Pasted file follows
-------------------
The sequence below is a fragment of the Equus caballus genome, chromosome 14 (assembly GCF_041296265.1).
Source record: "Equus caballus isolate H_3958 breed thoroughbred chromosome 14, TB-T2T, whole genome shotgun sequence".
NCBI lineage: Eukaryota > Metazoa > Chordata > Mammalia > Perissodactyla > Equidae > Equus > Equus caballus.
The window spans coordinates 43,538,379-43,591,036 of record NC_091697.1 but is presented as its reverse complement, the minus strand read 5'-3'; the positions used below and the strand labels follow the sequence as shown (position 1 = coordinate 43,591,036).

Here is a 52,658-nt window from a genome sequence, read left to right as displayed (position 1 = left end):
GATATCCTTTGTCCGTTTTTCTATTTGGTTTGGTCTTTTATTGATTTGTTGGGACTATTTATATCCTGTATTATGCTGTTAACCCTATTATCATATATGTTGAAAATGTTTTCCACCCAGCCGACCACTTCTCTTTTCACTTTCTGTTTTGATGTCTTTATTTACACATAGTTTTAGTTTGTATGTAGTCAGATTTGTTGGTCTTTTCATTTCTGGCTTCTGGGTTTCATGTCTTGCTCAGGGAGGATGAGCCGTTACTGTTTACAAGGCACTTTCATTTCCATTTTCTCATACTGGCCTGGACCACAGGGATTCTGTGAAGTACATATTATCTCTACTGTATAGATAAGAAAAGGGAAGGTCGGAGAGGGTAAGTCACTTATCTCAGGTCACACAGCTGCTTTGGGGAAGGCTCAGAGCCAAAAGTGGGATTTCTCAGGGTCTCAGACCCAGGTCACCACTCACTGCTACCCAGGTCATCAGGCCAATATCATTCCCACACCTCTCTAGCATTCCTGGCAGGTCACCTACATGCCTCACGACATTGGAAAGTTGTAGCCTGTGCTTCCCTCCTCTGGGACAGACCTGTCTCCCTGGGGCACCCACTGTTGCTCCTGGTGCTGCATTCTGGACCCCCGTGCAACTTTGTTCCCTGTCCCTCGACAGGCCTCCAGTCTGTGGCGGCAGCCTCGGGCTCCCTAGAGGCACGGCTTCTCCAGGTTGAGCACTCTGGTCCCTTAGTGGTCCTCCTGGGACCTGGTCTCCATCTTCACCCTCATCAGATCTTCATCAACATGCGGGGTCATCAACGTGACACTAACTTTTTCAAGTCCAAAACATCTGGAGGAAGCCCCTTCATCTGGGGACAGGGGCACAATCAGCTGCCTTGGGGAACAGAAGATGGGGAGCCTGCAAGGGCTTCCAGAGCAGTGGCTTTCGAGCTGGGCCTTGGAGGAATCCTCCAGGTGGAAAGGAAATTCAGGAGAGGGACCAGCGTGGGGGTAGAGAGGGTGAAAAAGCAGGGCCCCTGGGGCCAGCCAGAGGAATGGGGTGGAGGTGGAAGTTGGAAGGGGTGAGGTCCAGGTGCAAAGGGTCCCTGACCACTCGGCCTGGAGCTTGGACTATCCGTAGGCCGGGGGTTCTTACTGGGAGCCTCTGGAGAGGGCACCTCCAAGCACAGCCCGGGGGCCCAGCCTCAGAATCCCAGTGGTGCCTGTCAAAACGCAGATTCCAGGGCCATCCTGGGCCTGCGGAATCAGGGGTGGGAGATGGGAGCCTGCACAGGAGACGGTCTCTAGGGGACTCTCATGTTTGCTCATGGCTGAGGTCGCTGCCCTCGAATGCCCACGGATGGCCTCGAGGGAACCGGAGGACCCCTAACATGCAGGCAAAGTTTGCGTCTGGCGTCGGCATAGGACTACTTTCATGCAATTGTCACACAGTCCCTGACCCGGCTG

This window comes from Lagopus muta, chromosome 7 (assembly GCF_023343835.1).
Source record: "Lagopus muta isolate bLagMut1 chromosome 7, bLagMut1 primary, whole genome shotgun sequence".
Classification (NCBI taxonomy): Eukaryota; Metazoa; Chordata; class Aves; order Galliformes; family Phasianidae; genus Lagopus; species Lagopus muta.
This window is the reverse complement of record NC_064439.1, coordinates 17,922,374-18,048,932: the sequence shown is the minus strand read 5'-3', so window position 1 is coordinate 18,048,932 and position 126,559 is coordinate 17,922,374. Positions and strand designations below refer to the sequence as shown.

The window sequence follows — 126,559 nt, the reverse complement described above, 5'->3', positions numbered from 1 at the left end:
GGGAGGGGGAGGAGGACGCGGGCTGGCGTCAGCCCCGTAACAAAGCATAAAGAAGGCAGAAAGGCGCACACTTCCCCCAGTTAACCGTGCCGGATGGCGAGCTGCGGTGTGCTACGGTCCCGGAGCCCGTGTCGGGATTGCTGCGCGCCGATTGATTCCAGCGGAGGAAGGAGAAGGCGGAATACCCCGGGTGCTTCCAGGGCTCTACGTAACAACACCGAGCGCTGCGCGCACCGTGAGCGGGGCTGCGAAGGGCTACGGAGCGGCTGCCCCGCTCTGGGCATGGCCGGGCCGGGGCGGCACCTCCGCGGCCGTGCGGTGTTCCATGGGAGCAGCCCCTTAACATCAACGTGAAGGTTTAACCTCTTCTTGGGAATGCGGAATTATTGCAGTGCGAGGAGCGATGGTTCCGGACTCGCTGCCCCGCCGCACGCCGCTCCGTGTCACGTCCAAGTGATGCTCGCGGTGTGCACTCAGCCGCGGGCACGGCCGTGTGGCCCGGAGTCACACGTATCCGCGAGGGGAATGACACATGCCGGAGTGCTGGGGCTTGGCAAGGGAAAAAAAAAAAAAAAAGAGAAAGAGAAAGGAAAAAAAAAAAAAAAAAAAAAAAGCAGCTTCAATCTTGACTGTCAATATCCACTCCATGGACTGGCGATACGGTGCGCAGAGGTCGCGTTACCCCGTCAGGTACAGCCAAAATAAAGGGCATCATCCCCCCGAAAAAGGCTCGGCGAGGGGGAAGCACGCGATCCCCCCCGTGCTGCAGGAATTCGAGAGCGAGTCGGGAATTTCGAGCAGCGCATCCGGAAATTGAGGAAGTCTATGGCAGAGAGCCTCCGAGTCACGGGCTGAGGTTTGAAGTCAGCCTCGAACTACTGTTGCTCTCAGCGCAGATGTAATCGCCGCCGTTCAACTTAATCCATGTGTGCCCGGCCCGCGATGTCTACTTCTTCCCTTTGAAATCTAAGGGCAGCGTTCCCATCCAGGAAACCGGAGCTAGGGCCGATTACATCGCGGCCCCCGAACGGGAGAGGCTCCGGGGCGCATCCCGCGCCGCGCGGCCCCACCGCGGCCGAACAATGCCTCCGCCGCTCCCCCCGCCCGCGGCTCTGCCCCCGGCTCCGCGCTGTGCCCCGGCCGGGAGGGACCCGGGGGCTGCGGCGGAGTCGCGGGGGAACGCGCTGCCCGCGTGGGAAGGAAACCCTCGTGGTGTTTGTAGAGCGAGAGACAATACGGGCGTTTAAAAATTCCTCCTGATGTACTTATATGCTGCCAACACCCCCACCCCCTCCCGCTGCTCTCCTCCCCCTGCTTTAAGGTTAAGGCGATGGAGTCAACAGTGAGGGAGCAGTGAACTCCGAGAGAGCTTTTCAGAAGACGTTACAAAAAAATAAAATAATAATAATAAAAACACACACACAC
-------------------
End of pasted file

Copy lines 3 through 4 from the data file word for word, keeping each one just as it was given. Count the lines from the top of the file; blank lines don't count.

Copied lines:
NCBI lineage: Eukaryota > Metazoa > Chordata > Mammalia > Perissodactyla > Equidae > Equus > Equus caballus.
The window spans coordinates 43,538,379-43,591,036 of record NC_091697.1 but is presented as its reverse complement, the minus strand read 5'-3'; the positions used below and the strand labels follow the sequence as shown (position 1 = coordinate 43,591,036).